Philosophy in the Islamic world from the 9th to 11th centuries was characterized by an engagement with Greek philosophical works in Arabic translation. This volume collects papers on both the Greek philosophers in their new Arabic guise, and on reactions to the translation movement in the period leading up to Avicenna. In a first section, Adamson provides general studies of the ’formative’ period of philosophy in the Islamic world, discussing the Arabic reception of Aristotle and of his commentators. He also argues that this formative period was characterized not just by the use of Hellenic materials, but also by a productive exchange of ideas between Greek-inspired ’philosophy (falsafa)’ and Islamic theology (kalÄm). A second section considers the underappreciated philosophical impact of Galen, using Arabic sources to understand Galen himself, and exploring the thought of the doctor and philosopher al-RÄzÄ«, who drew on Galen as a chief inspiration. A third section looks at al-FÄrÄbÄ« and the so-called ’Baghdad school’ of the 10th century, examining their reaction to Aristotle’s Metaphysics, his epistemology, and his famous deterministic ’sea battle’ argument. A final group of papers is devoted to Avicenna’s philosophy, which marks the beginning of a new era of philosophy in the Islamic world.
The first title in the Variorum Collected Studies series was published in 1970. Since then well over 1000 titles have appeared in the series, and it has established a well-earned international reputation for the publication of key research across a whole range of subjects within the fields of history.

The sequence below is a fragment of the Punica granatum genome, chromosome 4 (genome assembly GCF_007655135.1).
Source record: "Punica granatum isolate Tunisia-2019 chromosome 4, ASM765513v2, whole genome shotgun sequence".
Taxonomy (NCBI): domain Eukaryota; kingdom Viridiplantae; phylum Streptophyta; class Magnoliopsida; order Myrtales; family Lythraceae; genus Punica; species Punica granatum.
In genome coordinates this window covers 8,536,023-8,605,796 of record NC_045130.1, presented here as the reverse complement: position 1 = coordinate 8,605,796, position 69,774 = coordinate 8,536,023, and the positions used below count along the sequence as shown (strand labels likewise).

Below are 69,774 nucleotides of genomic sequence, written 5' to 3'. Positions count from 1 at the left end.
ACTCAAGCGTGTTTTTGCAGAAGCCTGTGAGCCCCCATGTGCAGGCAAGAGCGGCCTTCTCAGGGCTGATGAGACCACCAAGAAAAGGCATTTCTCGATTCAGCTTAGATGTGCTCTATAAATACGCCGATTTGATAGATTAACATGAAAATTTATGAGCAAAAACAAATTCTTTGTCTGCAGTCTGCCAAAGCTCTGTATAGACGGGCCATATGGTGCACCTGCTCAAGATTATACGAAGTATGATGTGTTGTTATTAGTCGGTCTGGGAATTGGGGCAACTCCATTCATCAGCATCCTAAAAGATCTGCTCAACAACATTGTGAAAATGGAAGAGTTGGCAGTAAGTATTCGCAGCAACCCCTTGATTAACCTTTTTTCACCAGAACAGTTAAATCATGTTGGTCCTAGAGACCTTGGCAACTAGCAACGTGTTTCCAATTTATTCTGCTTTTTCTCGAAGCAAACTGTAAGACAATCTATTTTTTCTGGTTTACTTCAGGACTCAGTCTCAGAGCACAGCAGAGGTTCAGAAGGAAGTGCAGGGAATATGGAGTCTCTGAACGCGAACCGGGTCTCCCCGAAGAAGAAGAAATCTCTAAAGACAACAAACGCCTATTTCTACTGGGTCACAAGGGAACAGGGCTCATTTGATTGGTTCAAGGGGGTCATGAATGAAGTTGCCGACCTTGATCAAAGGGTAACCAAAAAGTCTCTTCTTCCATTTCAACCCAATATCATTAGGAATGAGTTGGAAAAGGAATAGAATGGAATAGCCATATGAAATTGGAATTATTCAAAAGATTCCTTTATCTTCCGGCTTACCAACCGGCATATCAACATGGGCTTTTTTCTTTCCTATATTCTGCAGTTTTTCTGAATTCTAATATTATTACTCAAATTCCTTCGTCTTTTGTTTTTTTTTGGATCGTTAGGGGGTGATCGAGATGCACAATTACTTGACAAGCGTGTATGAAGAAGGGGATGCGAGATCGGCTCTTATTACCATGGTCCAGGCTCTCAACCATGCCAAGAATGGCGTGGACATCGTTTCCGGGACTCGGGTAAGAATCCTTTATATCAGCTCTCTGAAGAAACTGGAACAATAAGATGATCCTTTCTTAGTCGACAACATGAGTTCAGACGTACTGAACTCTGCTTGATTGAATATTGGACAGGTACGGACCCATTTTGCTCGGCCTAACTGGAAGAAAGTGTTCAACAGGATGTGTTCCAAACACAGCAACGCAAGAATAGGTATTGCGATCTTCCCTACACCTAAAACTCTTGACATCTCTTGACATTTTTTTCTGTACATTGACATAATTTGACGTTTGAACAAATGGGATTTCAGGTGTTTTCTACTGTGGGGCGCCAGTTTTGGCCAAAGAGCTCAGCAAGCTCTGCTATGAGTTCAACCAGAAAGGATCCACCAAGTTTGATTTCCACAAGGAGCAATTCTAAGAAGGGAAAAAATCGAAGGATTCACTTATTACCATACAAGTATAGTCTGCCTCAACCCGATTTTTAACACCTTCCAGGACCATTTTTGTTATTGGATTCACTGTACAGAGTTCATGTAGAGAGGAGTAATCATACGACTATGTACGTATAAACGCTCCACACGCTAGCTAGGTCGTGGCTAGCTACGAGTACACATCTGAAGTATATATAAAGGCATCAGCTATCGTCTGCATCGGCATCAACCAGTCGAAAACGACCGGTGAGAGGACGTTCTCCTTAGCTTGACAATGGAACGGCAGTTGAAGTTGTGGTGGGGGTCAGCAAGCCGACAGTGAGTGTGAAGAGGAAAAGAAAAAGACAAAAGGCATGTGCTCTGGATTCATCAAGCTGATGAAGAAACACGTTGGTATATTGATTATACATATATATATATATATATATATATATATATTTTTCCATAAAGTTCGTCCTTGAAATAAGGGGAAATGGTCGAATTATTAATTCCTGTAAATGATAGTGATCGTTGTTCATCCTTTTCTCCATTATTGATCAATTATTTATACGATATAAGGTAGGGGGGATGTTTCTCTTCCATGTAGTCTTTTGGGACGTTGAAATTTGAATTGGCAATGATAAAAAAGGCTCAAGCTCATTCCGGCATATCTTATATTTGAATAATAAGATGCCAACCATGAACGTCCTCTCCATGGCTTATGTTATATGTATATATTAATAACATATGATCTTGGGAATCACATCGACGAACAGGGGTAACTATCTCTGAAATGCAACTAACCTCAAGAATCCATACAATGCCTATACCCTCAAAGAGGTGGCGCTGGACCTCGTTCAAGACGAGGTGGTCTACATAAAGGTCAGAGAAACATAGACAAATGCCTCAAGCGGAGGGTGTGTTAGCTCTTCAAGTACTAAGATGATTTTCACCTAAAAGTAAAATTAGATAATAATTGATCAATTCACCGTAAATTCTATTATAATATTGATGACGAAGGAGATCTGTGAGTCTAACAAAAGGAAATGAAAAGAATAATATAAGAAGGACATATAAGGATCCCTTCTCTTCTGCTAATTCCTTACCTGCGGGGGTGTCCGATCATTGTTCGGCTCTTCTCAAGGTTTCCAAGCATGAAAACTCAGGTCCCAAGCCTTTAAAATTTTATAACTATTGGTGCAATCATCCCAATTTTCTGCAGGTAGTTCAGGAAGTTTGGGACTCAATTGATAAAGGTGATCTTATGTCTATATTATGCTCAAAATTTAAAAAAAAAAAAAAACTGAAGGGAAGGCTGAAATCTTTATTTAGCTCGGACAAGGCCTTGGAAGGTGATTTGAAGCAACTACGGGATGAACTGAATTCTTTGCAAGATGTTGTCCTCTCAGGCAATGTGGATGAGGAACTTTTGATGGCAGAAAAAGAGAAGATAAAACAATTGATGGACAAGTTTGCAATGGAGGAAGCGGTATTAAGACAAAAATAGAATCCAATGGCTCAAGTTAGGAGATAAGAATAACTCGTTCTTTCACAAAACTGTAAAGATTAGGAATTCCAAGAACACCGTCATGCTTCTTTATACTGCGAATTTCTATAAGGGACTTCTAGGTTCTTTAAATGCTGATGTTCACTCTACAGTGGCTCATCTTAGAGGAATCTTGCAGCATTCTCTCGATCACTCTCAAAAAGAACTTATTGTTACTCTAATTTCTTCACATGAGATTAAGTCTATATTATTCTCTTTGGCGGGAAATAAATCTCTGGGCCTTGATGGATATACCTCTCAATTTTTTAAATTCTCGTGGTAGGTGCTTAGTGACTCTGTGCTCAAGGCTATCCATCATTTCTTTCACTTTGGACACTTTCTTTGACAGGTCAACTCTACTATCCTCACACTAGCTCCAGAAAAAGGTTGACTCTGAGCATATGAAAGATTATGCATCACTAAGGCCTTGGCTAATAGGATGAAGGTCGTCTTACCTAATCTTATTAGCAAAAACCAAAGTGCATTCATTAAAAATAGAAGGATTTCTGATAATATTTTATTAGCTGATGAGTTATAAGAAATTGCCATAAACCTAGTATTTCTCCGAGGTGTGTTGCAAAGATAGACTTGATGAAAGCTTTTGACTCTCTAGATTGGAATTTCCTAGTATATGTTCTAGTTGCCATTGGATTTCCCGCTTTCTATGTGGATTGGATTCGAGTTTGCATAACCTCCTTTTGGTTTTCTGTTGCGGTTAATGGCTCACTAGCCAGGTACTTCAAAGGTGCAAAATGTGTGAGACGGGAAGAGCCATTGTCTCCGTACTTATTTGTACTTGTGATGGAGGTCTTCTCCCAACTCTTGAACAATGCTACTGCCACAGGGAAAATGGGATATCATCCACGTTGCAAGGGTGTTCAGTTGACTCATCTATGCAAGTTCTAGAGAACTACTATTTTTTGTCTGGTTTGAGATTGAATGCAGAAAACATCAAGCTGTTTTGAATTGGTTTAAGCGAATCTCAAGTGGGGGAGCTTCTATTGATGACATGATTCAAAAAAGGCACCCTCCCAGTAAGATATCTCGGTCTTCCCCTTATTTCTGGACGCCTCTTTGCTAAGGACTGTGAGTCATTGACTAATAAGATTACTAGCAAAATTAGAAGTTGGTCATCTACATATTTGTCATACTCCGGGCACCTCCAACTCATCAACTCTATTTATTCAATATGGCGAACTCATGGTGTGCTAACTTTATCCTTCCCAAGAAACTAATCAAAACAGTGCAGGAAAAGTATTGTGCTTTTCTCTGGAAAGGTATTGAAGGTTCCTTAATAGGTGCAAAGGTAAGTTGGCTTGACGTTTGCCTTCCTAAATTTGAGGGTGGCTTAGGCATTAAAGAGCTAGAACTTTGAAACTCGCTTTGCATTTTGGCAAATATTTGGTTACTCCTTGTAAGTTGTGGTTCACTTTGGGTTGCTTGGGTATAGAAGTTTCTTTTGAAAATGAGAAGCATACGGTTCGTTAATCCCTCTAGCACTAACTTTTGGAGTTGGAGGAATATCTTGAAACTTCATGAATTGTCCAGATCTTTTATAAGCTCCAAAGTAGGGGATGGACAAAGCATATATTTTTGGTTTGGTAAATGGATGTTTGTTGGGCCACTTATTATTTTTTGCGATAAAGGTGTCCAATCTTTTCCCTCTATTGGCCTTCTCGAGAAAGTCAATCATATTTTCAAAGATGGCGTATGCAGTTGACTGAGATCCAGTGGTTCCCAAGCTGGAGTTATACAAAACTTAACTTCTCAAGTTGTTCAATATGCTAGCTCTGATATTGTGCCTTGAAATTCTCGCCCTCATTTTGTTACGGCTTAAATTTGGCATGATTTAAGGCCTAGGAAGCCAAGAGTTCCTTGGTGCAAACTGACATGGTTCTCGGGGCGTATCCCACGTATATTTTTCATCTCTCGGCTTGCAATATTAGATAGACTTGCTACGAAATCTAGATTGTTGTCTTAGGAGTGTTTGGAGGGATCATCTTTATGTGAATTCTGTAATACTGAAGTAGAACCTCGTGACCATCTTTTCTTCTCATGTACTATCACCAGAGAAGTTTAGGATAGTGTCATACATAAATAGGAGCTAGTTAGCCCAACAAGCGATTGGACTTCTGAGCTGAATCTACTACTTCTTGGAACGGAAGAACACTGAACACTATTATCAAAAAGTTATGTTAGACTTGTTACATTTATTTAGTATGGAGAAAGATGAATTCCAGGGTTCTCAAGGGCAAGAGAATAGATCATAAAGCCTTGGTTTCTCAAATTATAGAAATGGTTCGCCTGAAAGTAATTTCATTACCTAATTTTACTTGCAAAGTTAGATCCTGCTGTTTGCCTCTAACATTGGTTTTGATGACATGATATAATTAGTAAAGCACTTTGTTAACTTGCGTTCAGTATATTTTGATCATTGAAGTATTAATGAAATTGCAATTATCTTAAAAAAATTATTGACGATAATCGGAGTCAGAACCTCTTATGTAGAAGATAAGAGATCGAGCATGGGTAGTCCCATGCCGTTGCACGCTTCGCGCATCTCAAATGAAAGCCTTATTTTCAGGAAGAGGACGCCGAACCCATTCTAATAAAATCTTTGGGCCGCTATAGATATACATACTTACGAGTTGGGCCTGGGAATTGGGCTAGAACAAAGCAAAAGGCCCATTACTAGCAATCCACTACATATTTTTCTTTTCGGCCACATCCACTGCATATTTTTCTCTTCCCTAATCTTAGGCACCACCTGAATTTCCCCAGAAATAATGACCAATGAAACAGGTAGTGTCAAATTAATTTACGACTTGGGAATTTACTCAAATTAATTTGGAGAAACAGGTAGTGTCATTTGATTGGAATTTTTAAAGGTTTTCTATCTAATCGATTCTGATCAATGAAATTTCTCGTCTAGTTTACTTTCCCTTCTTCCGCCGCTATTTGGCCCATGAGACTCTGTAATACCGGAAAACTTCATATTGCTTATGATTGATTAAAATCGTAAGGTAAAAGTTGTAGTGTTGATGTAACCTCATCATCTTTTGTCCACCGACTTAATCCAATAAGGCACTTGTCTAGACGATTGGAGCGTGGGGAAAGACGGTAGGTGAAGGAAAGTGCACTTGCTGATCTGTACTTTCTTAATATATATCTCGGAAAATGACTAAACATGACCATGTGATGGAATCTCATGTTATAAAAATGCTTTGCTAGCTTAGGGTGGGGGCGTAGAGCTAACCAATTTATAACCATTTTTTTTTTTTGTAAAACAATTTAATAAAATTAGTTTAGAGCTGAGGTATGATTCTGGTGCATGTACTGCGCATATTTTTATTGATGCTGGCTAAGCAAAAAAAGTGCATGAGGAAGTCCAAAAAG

The history of the medieval world remains central to the series, with Byzantine studies a particular speciality, but the range of titles extends from Hellenistic philosophy and the history of the Roman empire and early Christianity, through the Renaissance and Reformation, up to the 20th century. Islamic Studies forms another major strand as do the histories of science, technology and medicine.
Each title in the Variorum Collected Studies series brings together for the first time a selection of articles by a leading authority on a particular subject. These studies are reprinted from a vast range of learned journals, Festschrifts and conference proceedings. They make available research that is scattered, even inaccessible in all but the largest and most specialized libraries. With a new introduction and index, and often with new notes and previously unpublished material, they constitute an essential resource.
For further information about contributing to the series please contact Michael Greenwood at Michael.Greenwood@informa.com